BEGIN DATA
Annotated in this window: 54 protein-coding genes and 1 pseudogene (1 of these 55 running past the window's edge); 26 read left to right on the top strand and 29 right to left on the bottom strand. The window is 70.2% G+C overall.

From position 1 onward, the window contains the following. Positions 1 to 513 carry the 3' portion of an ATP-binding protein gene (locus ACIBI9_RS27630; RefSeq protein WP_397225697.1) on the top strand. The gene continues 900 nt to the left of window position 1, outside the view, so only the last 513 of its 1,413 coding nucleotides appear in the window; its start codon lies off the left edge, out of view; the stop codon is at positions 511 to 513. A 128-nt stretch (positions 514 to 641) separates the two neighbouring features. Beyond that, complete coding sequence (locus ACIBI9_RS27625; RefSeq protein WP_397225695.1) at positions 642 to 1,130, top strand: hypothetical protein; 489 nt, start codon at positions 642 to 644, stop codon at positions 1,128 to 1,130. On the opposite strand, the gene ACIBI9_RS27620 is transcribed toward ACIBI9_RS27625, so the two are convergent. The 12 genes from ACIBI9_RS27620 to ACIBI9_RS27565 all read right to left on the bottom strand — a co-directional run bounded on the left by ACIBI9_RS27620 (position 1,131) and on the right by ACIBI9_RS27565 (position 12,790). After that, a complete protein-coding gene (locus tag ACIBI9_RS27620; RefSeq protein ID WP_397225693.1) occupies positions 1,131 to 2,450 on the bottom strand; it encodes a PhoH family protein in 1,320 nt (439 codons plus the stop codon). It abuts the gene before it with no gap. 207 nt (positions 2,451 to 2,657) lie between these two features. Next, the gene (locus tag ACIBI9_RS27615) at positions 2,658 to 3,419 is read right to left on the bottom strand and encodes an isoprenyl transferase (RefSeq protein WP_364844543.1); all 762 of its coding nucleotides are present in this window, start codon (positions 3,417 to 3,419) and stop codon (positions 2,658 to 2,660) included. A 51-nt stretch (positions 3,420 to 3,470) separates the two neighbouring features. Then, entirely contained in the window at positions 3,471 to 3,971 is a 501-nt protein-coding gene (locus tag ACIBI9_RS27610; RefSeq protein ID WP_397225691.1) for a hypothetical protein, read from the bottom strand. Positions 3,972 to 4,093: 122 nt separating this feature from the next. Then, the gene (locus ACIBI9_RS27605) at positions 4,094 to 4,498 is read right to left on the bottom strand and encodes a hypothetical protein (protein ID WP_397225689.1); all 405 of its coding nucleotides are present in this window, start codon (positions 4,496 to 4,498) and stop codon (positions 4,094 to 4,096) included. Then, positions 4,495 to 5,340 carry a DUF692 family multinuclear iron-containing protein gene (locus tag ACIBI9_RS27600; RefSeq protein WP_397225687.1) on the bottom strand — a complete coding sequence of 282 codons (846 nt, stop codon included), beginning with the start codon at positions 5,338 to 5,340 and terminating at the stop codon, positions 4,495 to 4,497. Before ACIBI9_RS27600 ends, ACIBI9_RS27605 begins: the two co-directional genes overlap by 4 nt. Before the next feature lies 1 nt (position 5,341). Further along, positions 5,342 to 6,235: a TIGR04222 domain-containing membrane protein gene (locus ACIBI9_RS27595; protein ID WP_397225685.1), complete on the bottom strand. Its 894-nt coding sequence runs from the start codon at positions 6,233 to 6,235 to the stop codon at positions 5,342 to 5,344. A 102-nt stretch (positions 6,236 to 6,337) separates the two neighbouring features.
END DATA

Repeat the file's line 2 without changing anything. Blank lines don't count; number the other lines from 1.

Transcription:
From position 1 onward, the window contains the following. Positions 1 to 513 carry the 3' portion of an ATP-binding protein gene (locus ACIBI9_RS27630; RefSeq protein WP_397225697.1) on the top strand. The gene continues 900 nt to the left of window position 1, outside the view, so only the last 513 of its 1,413 coding nucleotides appear in the window; its start codon lies off the left edge, out of view; the stop codon is at positions 511 to 513. A 128-nt stretch (positions 514 to 641) separates the two neighbouring features. Beyond that, complete coding sequence (locus ACIBI9_RS27625; RefSeq protein WP_397225695.1) at positions 642 to 1,130, top strand: hypothetical protein; 489 nt, start codon at positions 642 to 644, stop codon at positions 1,128 to 1,130. On the opposite strand, the gene ACIBI9_RS27620 is transcribed toward ACIBI9_RS27625, so the two are convergent. The 12 genes from ACIBI9_RS27620 to ACIBI9_RS27565 all read right to left on the bottom strand — a co-directional run bounded on the left by ACIBI9_RS27620 (position 1,131) and on the right by ACIBI9_RS27565 (position 12,790). After that, a complete protein-coding gene (locus tag ACIBI9_RS27620; RefSeq protein ID WP_397225693.1) occupies positions 1,131 to 2,450 on the bottom strand; it encodes a PhoH family protein in 1,320 nt (439 codons plus the stop codon). It abuts the gene before it with no gap. 207 nt (positions 2,451 to 2,657) lie between these two features. Next, the gene (locus tag ACIBI9_RS27615) at positions 2,658 to 3,419 is read right to left on the bottom strand and encodes an isoprenyl transferase (RefSeq protein WP_364844543.1); all 762 of its coding nucleotides are present in this window, start codon (positions 3,417 to 3,419) and stop codon (positions 2,658 to 2,660) included. A 51-nt stretch (positions 3,420 to 3,470) separates the two neighbouring features. Then, entirely contained in the window at positions 3,471 to 3,971 is a 501-nt protein-coding gene (locus tag ACIBI9_RS27610; RefSeq protein ID WP_397225691.1) for a hypothetical protein, read from the bottom strand. Positions 3,972 to 4,093: 122 nt separating this feature from the next. Then, the gene (locus ACIBI9_RS27605) at positions 4,094 to 4,498 is read right to left on the bottom strand and encodes a hypothetical protein (protein ID WP_397225689.1); all 405 of its coding nucleotides are present in this window, start codon (positions 4,496 to 4,498) and stop codon (positions 4,094 to 4,096) included. Then, positions 4,495 to 5,340 carry a DUF692 family multinuclear iron-containing protein gene (locus tag ACIBI9_RS27600; RefSeq protein WP_397225687.1) on the bottom strand — a complete coding sequence of 282 codons (846 nt, stop codon included), beginning with the start codon at positions 5,338 to 5,340 and terminating at the stop codon, positions 4,495 to 4,497. Before ACIBI9_RS27600 ends, ACIBI9_RS27605 begins: the two co-directional genes overlap by 4 nt. Before the next feature lies 1 nt (position 5,341). Further along, positions 5,342 to 6,235: a TIGR04222 domain-containing membrane protein gene (locus ACIBI9_RS27595; protein ID WP_397225685.1), complete on the bottom strand. Its 894-nt coding sequence runs from the start codon at positions 6,233 to 6,235 to the stop codon at positions 5,342 to 5,344. A 102-nt stretch (positions 6,236 to 6,337) separates the two neighbouring features.